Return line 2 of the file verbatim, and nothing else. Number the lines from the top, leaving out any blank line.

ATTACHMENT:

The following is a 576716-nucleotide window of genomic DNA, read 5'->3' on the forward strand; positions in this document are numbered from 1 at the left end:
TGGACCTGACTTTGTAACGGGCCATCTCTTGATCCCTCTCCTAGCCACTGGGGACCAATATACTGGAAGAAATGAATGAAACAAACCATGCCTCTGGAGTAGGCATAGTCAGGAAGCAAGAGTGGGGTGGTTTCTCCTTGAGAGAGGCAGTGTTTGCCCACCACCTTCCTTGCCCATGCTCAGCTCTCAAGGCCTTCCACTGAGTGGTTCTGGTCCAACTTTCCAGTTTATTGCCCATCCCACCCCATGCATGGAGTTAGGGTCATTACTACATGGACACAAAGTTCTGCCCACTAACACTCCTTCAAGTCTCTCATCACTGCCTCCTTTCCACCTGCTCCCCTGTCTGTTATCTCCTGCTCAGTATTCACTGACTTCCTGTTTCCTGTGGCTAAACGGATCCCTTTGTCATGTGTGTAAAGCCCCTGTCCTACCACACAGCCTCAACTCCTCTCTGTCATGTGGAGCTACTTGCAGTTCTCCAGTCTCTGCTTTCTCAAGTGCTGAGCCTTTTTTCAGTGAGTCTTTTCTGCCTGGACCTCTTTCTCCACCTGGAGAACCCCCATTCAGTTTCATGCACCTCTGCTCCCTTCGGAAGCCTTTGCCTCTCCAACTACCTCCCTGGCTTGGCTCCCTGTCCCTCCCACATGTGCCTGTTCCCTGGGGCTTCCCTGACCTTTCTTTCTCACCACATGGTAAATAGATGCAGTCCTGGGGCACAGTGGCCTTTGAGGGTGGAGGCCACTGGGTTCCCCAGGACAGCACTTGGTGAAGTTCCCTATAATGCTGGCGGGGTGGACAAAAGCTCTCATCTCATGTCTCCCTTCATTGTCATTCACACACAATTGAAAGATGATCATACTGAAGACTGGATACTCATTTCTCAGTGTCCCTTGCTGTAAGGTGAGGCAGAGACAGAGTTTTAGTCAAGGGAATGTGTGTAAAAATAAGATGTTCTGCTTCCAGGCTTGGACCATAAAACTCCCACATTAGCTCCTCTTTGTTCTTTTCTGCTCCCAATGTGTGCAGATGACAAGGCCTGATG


TGGACCTGACTTTGTAACGGGCCATCTCTTGATCCCTCTCCTAGCCACTGGGGACCAATATACTGGAAGAAATGAATGAAACAAACCATGCCTCTGGAGTAGGCATAGTCAGGAAGCAAGAGTGGGGTGGTTTCTCCTTGAGAGAGGCAGTGTTTGCCCACCACCTTCCTTGCCCATGCTCAGCTCTCAAGGCCTTCCACTGAGTGGTTCTGGTCCAACTTTCCAGTTTATTGCCCATCCCACCCCATGCATGGAGTTAGGGTCATTACTACATGGACACAAAGTTCTGCCCACTAACACTCCTTCAAGTCTCTCATCACTGCCTCCTTTCCACCTGCTCCCCTGTCTGTTATCTCCTGCTCAGTATTCACTGACTTCCTGTTTCCTGTGGCTAAACGGATCCCTTTGTCATGTGTGTAAAGCCCCTGTCCTACCACACAGCCTCAACTCCTCTCTGTCATGTGGAGCTACTTGCAGTTCTCCAGTCTCTGCTTTCTCAAGTGCTGAGCCTTTTTTCAGTGAGTCTTTTCTGCCTGGACCTCTTTCTCCACCTGGAGAACCCCCATTCAGTTTCATGCACCTCTGCTCCCTTCGGAAGCCTTTGCCTCTCCAACTACCTCCCTGGCTTGGCTCCCTGTCCCTCCCACATGTGCCTGTTCCCTGGGGCTTCCCTGACCTTTCTTTCTCACCACATGGTAAATAGATGCAGTCCTGGGGCACAGTGGCCTTTGAGGGTGGAGGCCACTGGGTTCCCCAGGACAGCACTTGGTGAAGTTCCCTATAATGCTGGCGGGGTGGACAAAAGCTCTCATCTCATGTCTCCCTTCATTGTCATTCACACACAATTGAAAGATGATCATACTGAAGACTGGATACTCATTTCTCAGTGTCCCTTGCTGTAAGGTGAGGCAGAGACAGAGTTTTAGTCAAGGGAATGTGTGTAAAAATAAGATGTTCTGCTTCCAGGCTTGGACCATAAAACTCCCACATTAGCTCCTCTTTGTTCTTTTCTGCTCCCAATGTGTGCAGATGACAAGGCCTGATG